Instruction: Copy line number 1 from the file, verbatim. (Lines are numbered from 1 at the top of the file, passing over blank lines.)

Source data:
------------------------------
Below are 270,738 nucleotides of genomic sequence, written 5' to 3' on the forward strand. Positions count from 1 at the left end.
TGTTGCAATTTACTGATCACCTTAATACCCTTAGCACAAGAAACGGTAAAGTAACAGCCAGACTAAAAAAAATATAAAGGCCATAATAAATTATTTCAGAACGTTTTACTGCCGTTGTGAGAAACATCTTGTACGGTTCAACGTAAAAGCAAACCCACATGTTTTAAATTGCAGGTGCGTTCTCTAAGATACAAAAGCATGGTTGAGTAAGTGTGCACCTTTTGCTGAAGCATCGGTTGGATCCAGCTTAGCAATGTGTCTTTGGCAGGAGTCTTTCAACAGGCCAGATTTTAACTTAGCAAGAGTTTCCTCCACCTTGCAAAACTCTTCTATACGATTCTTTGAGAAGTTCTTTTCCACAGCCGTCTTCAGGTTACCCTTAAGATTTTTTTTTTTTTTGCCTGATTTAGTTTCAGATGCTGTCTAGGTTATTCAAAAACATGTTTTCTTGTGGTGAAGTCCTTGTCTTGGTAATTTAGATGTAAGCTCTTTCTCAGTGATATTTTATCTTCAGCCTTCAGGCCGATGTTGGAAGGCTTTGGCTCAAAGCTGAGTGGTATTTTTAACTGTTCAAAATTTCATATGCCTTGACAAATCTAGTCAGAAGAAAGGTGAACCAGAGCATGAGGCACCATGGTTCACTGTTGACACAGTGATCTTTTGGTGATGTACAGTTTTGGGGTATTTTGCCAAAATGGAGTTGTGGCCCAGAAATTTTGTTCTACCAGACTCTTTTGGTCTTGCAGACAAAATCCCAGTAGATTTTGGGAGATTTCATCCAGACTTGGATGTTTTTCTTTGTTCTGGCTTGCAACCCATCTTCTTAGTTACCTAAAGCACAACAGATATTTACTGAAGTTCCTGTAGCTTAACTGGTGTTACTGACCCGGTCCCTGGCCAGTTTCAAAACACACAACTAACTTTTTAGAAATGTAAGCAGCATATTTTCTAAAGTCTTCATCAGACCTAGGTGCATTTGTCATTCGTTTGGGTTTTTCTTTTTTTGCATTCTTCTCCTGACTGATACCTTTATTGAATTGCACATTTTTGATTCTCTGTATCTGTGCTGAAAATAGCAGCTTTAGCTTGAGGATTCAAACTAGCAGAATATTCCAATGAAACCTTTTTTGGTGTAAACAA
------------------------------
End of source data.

Below are 270,738 nucleotides of genomic sequence, written 5' to 3' on the forward strand. Positions count from 1 at the left end.